The International Monetary Fund (IMF) has cautioned against easing the standards for categorizing bank loan performance, pointing out that the criteria would compromise transparency, which usually ensures reliability and accuracy of the data collected from the financial sector.
Easing the standard of classifying would imply that the period over which a loan is due and unpaid would be extended.
The Central Bank of Kenya (CBK) and the Treasury listed changing the method of loan classification as a way to cushion the financial sector in their letter to the Bretton Woods institutions requesting the Sh78.4 billion loan facility.
“In the interest of transparency and ensuring that NPLs (nonperforming loans) potential losses are measured as accurately as possible, the staff advises against modifying loan classification rules and welcomes the authorities’ plan to sunset these by March 2021,” said IMF.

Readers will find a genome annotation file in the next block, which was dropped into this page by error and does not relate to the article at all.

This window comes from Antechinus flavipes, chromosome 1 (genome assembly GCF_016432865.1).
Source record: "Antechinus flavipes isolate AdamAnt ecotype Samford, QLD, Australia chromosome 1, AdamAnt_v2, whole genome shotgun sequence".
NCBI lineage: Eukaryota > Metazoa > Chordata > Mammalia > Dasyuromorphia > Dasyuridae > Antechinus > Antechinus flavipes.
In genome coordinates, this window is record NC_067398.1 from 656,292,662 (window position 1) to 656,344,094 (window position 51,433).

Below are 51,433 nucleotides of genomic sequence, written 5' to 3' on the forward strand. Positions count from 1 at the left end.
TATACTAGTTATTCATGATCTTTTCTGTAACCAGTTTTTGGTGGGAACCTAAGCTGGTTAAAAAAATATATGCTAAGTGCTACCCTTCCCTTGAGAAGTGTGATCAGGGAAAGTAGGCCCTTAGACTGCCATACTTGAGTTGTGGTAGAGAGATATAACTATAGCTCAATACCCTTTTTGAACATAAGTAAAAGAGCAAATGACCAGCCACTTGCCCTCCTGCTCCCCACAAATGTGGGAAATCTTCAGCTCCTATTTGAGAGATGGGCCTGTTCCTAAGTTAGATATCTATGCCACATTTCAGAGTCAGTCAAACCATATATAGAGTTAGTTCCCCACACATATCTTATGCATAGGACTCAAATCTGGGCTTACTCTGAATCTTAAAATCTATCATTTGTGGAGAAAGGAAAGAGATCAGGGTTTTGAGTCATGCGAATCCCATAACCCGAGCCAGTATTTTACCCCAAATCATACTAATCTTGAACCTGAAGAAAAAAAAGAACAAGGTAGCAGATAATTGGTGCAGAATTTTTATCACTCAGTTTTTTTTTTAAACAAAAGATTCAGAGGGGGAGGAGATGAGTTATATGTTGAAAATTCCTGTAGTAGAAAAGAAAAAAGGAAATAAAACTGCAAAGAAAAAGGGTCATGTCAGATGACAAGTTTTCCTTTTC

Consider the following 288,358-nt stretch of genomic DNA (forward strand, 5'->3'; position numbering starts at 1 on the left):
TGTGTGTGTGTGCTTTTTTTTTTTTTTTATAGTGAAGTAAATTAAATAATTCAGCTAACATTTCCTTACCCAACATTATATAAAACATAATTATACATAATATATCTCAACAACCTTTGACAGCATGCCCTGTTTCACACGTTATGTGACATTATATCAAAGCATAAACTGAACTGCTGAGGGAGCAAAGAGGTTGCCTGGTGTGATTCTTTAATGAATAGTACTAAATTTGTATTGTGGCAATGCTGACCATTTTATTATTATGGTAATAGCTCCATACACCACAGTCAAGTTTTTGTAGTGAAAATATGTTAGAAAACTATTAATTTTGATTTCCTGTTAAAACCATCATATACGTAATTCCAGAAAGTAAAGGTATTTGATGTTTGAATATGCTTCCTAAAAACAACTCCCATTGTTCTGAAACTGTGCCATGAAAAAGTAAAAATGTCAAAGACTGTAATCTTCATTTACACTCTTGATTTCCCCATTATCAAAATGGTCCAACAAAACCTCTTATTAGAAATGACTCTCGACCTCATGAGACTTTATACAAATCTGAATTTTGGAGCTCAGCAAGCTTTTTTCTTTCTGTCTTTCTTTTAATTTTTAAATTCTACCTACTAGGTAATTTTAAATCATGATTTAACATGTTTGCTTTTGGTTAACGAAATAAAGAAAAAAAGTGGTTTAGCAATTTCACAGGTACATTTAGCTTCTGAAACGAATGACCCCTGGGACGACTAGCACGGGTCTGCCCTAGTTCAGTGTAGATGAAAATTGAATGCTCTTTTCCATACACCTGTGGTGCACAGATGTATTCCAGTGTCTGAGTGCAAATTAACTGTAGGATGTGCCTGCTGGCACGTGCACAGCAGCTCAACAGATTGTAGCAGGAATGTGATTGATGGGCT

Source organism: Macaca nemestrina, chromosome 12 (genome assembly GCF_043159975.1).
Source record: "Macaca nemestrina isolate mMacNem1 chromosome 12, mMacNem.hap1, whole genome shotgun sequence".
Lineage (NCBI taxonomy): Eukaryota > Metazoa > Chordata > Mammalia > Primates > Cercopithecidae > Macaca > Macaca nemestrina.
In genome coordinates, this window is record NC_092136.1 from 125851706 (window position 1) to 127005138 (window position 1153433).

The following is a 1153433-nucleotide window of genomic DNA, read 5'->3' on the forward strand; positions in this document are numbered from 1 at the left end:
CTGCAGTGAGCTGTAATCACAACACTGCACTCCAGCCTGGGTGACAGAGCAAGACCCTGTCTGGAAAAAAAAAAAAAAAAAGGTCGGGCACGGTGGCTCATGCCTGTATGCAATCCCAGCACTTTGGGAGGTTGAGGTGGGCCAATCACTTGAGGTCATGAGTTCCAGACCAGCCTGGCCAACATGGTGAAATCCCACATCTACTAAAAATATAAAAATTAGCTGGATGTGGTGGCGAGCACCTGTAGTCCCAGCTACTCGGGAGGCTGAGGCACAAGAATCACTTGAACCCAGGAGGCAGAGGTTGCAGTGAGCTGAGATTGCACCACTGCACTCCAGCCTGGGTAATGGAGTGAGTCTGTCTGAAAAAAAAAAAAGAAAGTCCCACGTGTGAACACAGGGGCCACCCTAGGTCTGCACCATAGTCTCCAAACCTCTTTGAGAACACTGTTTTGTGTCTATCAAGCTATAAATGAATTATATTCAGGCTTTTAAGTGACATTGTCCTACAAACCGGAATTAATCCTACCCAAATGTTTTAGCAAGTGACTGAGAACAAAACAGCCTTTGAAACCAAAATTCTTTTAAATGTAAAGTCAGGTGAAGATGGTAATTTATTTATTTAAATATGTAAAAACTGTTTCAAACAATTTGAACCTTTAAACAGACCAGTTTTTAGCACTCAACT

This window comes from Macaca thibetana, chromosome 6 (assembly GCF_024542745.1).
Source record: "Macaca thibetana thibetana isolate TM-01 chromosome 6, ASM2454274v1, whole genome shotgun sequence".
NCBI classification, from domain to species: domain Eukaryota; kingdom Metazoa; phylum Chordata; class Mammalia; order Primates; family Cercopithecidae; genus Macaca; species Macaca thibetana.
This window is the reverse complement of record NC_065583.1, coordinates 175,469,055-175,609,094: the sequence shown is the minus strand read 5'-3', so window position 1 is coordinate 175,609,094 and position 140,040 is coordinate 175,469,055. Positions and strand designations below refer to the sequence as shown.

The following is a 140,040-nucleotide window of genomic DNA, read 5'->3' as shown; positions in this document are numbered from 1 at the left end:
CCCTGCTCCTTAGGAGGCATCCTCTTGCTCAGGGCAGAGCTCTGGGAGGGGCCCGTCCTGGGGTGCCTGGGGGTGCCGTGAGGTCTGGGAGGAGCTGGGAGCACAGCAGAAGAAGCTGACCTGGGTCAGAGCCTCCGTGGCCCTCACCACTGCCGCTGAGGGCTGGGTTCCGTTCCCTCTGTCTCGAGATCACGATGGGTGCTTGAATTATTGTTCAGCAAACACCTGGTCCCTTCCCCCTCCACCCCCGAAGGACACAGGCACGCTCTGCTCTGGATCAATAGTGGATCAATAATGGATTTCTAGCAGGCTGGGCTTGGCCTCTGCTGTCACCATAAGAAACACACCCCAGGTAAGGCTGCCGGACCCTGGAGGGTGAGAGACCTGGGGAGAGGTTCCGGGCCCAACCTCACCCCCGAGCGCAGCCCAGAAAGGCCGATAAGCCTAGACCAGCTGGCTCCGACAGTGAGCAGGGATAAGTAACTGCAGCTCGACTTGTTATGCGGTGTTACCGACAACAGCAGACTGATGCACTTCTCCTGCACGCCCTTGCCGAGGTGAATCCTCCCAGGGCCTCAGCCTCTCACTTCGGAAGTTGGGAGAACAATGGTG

The Treasury and CBK had taken measures such as increased flexibility and reduction in the base rate as ways to deal with the crisis.
“The Central Bank of Kenya (CBK) has taken several measures to help support the economy and maintain financial stability since the start of the crisis. These include 100 bps cuts in the policy rate and cash reserve ratio, an increase in reserve repo tenors, and increased flexibility for banks’ loan classification and provisioning requirements. These measures should help maintain the availability of liquidity and prevent abrupt financial dislocations,” the two firms said.